YouTube Twitter Facebook Facebook Blog

Our Blog

periodontist

Ask AIP: Incorporating Interdental Brushing Into Your Routine

September 25th, 2015

Last month, I extolled the benefits of interdental brushing. Since then, I've heard back from a number of you who've tried out this flossing alternative, both with rave reviews and with questions. For that reason, this edition of Ask AIP answers the most common question I've been receiving: How can I successfully incorporate interdental brushing into my routine? I know starting something new can be a challenge, and as always, I'm here to help.

The trick is to turn interdental brushing into a habit, much like brushing your teeth already is. I'm willing to bet you don't even think about brushing at this point; you sub-consciously allot the necessary time each morning and evening (that's right, I said morning and evening). So if you're struggling to integrate interdental brushing into your routine, here's some advice:

Use brushing your teeth as a cue! Say to yourself: "I will pick up my spiral brush before picking up my toothbrush every night.” One patient even hung a post-it note on the mirror as a reminder (thanks for the great suggestion, MW!). Integrating the behavior into your existing routine will positively affect the likelihood of it becoming habitual.

You can even start slowly by only using the interdental brush on the weekends and then start adding weekdays one by one. Keep this up and soon enough you'll have a new, healthy habit that we'll be sure to notice next time you come in for a visit.

We want to know how it’s going! Share your experience and thoughts in the comment section below and bring us any questions at your next appointment.

Brian

What Could Be More Effective Than Flossing? We’ll Tell You!

August 25th, 2015

In the American Academy of Periodontology's recent national survey, more than a third of Americans admitted they would rather sit in traffic or even clean a toilet before committing to flossing daily. In an ideal world, toilets would clean themselves, sitting bumper to bumper at the dreaded 5-Corners in Essex would be a thing of the past, and we could all maintain good oral hygiene without having to use floss.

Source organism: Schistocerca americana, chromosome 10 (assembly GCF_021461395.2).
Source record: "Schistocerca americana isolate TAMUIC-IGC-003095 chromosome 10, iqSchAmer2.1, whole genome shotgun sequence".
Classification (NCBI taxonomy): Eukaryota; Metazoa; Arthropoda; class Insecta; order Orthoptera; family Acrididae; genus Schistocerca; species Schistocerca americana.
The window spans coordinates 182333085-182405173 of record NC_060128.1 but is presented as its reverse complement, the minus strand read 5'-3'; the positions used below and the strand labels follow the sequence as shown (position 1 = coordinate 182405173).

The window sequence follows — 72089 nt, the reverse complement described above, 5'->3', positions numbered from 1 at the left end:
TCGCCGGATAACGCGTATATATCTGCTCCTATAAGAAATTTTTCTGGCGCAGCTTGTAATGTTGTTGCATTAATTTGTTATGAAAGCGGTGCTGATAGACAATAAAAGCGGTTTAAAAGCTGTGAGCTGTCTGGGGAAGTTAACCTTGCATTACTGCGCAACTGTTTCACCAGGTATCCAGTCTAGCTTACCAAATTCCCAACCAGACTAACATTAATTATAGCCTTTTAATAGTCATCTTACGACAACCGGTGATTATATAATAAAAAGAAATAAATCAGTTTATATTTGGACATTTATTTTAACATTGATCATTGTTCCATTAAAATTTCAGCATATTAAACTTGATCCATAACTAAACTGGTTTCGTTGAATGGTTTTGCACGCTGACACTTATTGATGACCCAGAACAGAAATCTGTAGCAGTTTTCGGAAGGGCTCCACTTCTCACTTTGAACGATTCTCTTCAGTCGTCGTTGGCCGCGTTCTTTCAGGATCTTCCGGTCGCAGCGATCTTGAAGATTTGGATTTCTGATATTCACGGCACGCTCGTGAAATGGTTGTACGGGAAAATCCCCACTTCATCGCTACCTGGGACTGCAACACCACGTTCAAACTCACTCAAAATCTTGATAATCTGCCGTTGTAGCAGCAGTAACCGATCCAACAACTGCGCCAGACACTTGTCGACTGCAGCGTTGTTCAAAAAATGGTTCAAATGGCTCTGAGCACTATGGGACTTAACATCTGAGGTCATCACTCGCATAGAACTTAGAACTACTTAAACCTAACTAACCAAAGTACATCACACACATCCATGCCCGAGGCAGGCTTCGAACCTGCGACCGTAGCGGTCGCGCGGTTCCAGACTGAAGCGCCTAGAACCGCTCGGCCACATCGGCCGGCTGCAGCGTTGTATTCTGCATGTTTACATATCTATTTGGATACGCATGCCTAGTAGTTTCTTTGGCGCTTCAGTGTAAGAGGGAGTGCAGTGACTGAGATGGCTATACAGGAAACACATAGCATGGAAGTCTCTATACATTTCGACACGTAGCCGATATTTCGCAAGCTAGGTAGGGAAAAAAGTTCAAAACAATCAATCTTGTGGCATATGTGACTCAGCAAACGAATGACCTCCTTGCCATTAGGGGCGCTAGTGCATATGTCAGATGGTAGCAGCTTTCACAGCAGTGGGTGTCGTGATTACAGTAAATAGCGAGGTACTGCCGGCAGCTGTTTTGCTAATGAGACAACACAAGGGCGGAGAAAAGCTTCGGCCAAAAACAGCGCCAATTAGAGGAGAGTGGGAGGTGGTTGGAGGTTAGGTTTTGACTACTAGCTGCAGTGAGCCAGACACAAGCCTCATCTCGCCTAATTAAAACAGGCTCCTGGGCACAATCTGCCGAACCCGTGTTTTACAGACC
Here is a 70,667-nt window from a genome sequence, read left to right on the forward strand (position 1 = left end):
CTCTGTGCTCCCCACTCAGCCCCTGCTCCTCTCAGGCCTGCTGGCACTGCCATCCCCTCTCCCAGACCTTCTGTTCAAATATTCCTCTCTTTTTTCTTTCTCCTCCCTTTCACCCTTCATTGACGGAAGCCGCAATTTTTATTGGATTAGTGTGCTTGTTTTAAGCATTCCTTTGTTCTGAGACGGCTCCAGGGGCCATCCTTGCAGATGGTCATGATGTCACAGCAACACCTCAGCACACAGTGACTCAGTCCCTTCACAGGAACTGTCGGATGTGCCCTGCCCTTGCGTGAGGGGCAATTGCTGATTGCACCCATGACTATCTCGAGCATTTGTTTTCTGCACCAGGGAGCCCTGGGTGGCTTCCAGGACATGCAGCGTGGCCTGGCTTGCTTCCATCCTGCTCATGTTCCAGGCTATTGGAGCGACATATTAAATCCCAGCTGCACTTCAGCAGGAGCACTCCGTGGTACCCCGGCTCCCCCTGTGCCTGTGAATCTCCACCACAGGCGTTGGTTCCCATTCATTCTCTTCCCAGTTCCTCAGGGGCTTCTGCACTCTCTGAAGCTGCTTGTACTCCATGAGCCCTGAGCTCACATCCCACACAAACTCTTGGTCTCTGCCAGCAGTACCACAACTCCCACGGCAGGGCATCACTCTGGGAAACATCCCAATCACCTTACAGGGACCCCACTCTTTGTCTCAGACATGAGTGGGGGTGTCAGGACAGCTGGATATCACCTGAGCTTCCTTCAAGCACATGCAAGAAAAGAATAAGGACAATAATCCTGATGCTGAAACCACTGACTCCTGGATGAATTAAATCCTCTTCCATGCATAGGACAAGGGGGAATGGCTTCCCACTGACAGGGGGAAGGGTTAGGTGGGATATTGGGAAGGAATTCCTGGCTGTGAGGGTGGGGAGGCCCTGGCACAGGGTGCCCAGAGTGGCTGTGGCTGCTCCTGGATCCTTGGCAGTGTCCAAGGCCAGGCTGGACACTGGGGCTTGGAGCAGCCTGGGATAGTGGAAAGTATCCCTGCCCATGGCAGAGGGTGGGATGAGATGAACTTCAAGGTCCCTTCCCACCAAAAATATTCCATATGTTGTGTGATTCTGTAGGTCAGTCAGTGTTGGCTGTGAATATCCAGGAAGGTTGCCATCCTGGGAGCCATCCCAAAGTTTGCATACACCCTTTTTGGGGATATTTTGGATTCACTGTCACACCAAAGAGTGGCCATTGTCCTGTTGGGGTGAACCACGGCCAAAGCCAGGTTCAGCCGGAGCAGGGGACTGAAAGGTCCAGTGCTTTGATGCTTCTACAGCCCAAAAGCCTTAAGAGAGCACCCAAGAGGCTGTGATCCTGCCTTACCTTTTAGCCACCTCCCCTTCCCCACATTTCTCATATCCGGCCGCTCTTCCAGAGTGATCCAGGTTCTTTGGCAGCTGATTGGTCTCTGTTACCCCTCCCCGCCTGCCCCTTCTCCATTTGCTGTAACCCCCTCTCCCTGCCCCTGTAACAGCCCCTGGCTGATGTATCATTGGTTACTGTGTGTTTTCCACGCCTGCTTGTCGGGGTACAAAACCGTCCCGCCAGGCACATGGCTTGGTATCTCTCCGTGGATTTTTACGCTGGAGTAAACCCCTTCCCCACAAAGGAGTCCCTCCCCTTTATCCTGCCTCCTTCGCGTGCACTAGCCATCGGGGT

While the first two are likely to remain pipe dreams for the foreseeable future, the 2014 XI European Workshop on Periodontology recently came to a surprising consensus on flossing that will change the way you clean between your teeth forever.

Leading researchers reviewed the literature and found that flossing is not the most effective prevention method when it comes to fighting periodontal diseases. In fact, the experts determined that there’s a new Periodontal Disease Prevention Sheriff in town: the interdental brush (also known as the proxy, spiral, or interproximal brush)!

Evidence shows that by using the correctly sized interdental brush, you’ll see greater plaque reduction and improved disease prevention than by using floss alone. As if that’s not motivation enough for you, interdental brushes are easier to use than their somewhat unwieldy counterpart! Coming in many shapes and sizes, this prevention method lets you say “so long!” to floss for any site that can fit an interdental brush instead.

Many of you have already integrated this highly effective tool into your oral health routines, and we here at AIP have already seen the stellar results. For those of you who haven’t given the interdental brush a try yet, be sure to ask me, the staff, Dr. Levi, or Dr. Gruwell about the benefits at your next appointment!

Brian

Ask AIP: A Chat with Dr. Gruwell

June 19th, 2015

We get it: sometimes, over the course of a procedure, you might not get the chance to ask all the questions you'd like to. While you may leave feeling confident about the answers you got about your periodontal concerns, you might still be wondering what Dr. Shuman's favorite color is! For that reason, we're excited to announce a new blog series called "Ask AIP." During the course of this series, we'll give you a topic on Facebook (in this case, the topic was our newest doctor, Scott Gruwell) and you can send us anything from minor musing to profound quandary related to the theme. We'll pick the most popular questions, and get you your answers in the next blog!

In this installment, we get to know Dr. Scott Gruwell a little bit better.

Tell us a little about your family and hobbies.